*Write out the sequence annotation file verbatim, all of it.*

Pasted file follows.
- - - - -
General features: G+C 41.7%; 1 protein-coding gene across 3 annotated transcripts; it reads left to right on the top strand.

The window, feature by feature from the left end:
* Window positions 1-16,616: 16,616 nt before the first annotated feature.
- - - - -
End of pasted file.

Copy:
General features: G+C 41.7%; 1 protein-coding gene across 3 annotated transcripts; it reads left to right on the top strand.

The window, feature by feature from the left end:
* Window positions 1-16,616: 16,616 nt before the first annotated feature.